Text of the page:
Banking is all about trust. We trust that the bank will have our money for us when we go to get it. We trust that it will honor the checks we write to pay our bills. The thing that's hard to grasp is the fact that while people are putting money into the bank every day, the bank is lending that same money and more to other people every day. Banks consistently extend more credit than they have cash. That's a little scary; but if you go to the bank and demand your money, you'll get it. However, if everyone goes to the bank at the same time and demands their money (a run on the bank), there might be problem.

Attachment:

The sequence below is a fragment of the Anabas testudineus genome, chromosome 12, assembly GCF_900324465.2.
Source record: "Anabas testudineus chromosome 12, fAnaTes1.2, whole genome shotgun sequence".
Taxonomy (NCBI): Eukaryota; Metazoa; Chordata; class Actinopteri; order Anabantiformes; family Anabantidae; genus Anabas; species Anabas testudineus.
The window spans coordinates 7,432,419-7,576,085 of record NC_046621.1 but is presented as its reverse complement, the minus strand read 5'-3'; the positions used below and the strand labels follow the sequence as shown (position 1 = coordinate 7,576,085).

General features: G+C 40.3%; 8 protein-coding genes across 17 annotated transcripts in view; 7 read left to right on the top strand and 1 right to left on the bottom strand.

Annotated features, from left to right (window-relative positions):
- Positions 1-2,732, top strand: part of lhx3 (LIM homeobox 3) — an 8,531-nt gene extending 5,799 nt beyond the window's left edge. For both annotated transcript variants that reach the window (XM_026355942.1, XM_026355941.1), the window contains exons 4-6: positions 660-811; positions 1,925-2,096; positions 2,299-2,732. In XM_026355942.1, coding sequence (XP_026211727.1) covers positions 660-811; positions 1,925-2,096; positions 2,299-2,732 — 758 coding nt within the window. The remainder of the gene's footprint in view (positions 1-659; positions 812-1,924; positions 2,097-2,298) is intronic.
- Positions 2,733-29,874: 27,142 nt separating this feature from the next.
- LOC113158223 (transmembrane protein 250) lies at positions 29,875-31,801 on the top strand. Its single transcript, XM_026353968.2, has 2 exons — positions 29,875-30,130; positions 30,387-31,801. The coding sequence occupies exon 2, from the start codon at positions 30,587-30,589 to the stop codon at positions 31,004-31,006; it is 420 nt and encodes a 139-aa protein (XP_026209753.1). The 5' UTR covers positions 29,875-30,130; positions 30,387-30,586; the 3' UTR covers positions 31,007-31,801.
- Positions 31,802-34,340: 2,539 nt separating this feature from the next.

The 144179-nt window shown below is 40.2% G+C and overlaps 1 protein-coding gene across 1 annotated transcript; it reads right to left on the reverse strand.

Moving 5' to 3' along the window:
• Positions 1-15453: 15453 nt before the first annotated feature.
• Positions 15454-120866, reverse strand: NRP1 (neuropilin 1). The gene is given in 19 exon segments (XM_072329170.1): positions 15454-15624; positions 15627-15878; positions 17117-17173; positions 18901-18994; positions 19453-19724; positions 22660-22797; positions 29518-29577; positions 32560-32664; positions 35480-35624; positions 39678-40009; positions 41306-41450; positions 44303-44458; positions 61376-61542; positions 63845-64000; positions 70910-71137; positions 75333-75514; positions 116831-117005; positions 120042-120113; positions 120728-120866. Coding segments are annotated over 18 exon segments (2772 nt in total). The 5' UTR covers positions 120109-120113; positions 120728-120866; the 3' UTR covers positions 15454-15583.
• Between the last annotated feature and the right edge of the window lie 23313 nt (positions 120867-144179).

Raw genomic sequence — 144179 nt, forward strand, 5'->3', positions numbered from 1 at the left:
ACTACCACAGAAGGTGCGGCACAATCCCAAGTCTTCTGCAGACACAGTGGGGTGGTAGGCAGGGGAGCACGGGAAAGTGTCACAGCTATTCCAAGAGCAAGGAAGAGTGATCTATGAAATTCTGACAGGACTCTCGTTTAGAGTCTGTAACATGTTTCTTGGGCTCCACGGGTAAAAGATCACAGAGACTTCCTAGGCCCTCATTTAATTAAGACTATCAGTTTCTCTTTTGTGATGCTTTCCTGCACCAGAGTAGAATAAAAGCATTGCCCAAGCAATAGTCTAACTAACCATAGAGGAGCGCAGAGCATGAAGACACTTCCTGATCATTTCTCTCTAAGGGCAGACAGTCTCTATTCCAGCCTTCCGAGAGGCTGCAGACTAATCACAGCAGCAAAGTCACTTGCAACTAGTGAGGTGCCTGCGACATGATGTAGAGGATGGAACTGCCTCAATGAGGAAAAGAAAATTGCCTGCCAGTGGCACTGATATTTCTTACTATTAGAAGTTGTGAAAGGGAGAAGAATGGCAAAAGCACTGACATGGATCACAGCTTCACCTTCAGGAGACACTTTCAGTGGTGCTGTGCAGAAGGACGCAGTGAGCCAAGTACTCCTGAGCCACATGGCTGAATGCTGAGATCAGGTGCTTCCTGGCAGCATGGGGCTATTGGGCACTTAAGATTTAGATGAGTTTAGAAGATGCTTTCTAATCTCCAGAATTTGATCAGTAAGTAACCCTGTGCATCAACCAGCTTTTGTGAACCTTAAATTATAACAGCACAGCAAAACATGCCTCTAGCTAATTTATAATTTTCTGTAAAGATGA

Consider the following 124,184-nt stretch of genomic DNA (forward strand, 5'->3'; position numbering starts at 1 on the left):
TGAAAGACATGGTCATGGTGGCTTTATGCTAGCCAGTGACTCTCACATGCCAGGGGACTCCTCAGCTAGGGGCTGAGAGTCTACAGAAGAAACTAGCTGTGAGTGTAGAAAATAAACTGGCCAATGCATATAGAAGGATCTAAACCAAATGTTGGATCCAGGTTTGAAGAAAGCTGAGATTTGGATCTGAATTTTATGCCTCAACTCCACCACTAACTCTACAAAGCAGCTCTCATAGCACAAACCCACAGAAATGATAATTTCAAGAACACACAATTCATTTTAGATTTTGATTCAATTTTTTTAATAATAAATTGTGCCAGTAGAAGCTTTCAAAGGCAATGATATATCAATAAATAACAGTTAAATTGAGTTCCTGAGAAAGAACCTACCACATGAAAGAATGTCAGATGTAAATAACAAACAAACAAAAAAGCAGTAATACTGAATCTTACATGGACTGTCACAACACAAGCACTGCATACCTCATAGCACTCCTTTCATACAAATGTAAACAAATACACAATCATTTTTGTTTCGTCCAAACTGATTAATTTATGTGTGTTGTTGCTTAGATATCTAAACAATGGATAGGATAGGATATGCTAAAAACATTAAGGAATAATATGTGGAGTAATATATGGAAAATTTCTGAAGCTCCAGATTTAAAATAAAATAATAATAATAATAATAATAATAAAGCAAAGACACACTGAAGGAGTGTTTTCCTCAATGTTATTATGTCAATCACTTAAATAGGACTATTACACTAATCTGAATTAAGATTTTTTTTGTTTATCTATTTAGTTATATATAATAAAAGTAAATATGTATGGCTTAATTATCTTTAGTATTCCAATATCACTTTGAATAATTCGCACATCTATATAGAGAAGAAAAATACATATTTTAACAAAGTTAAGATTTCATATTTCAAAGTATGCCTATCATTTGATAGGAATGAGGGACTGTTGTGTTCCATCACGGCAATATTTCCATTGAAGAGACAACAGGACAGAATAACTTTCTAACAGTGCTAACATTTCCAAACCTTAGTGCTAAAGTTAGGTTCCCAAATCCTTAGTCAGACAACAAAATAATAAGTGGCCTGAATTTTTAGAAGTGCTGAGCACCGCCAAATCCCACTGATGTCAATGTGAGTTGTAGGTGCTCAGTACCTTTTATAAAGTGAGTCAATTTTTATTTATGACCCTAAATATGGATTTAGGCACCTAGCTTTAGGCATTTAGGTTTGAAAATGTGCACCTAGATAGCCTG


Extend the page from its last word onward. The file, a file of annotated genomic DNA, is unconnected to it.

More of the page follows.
Even though the Federal Reserve Act requires that banks keep a certain percentage of their money in reserve, if everyone came to withdraw their money at the same time, there wouldn't be enough. In the event of a bank failure, your money is protected as long as the bank is insured by the Federal Deposit Insurance Corporation (FDIC). The key to the success of banking, however, still lies in the confidence that consumers have in the bank's ability to grow and protect their money. Because banks rely so heavily on consumer trust, and trust depends on the perception of integrity, the banking industry is highly regulated by the government.